I admit to being only vaguely aware, in 1978, of the southern rock band LeRoux when they began their career; although they certainly pricked my ears when I heard them backing Tab Benoit in 2007 and 2008 on his ‘Brother to The Blues’ and ‘Power of The Pontchartrain’ albums. So much so I sought out some of their early work (’83’s ‘So Fired Up’ being a favourite) and, suitably impressed, I really looked forward to the new release, One Of Those Days. Although only guitarist Tony Haselden is the only first line up survivor, the rest of the band have given plenty of service to make the use of the name more than justified…after all, (insert name of umpteen other bands name here), seem to get away with it!
As always for me, it is the music that matters rather than the elitism or snobbery that colours some quarters of the press and supposed fanbase: so I’m pleased to announce that the southern rock, funk, country, harmony vocals and that unique Louisiana swampiness is all present and correct.
Opening and title track shows why there are eight in the band as they all add depth to a classic sounding slice of classic rock with southern references. It may bring the Doobies to mind, but it is all LeRoux with the harmonies and consistent tasty guitar work; add in a great Hammond solo and brilliant bass line and there is nothing to dislike and everything to enjoy. No One’s Gonna Love Me is a version of the Dustin Ransom song…he’s a multi-talented musician and this is a relatively recent song of his from 2015 and is pleasant enough if veering a bit toward soul. Instrumentally though, it is all class.
Lucy Anna is back to Louisiana (I’m guessing the word play is intentional) with great piano and harmony vocals embodying that style of southern rock and making sure you keep tapping along with your chose body part(s)! Don’t Rescue Me is my current favourite as, from the first few guitar chords, it has a true rock feel with some neat riffing and a simply brilliant solo. After All brings a hint of gospel to the country rock and soul to meld into a subtle ballad with enough to dissect instrumentally to keep me interested and the Sam Cooke feel of the always-excellent vocals of Jeff McCarty works well, and the Hammond solo fits so well that it could/should have been a lot longer.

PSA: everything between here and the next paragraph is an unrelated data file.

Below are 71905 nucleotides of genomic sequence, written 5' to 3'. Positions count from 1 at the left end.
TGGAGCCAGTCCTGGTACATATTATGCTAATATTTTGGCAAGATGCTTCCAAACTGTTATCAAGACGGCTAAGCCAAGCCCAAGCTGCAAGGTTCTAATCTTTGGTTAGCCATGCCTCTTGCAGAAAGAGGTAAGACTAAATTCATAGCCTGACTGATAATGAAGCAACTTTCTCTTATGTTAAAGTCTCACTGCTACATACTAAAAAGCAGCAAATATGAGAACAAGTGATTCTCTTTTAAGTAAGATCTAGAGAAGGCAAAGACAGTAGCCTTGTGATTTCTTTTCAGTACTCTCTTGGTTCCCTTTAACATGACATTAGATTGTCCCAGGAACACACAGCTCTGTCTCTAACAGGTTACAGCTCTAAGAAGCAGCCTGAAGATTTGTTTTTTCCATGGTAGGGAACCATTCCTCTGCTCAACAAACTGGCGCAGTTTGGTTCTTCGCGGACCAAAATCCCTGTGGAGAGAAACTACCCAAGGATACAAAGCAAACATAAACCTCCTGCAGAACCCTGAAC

Nothing Left To Lose has some delicious slide guitar to add to the clever structure of the complex riff and multi-tiered backing from this accomplished band. I was expecting the slide to continue on the solo…it didn’t happen, but it is still a great solo and the vocal/bass/slide piece is a treat. The Song Goes On is more relaxed…but listen to the interplay between the guitars over the inventive percussion and then curse whoever faded it too soon!
Lifeline (Redux) is, as the ‘Redux’ appellation suggests is a revisit of a song off the aforementioned So Fired Up album…I’m still undecided which I like the best. This new version has some great keys/guitar throughout the seven minutes and I still like it but the original has more immediate power. Sauce Piquante is a great instrumental piece that evokes its title rather well…it has funk, swing and rock wrapped in great Hammond and guitars and always brings a smile.
The final track, New Orleans Ladies, is another revisit of an established track they regularly performed live…this time though the redoubtable Tab Benoit adds his fluid playing to the guitar solo and makes it different enough to be most welcome.
So this isn’t heavy rock; it isn’t ‘cookie cutter’ southern rock…it’s LeRoux doing what they have always done and supplied varied track encompassing the south, soul, funk and rock that may not be heavy but it is always irresistible.
Bluesdoodles rating: a Wonderful southern tinged rock addition to grace any collection.
1. One Of Those Days
2. No One’s Gonna Love Me (Like the Way You Do)
3. Lucy Anna
4. Don’t Rescue Me
5. After All
6. Nothing Left To Loose
7. The Song Goes On
8. Lifeline (Redux)
9. Sauce Piquante
10. New Orleans Ladies
Jeff McCarty: vocals
Jim Odom: guitar, vocals
Tony Haselden: guitar, vocals
Rod Roddy: piano, Rhodes piano, vocals
Nelson Blanchard: Hammond, vocals
Joey Decker: bass, guitar
Randy Carpenter: drums
Mark Duthu: percussion
Tab Benoit: guitar on New Orleans Ladies
Leon Medica: bass
Alexey Marti: percussion
Tim Courville: drums
Keith Landry, Travis Thibidaux, Chapel Heart, Bobby Kimball, Bill Champlin: backing vocals
Produced by Jeff Glixman
(The iTunes run-on track this time came from the 1930’s and the piano and acoustic slide coupling that Leroy Carr was so damned good at…Midnight Hour Blues was the track. This early groundbreaking stuff is why I love the blues and why we owe the early pioneers so much.)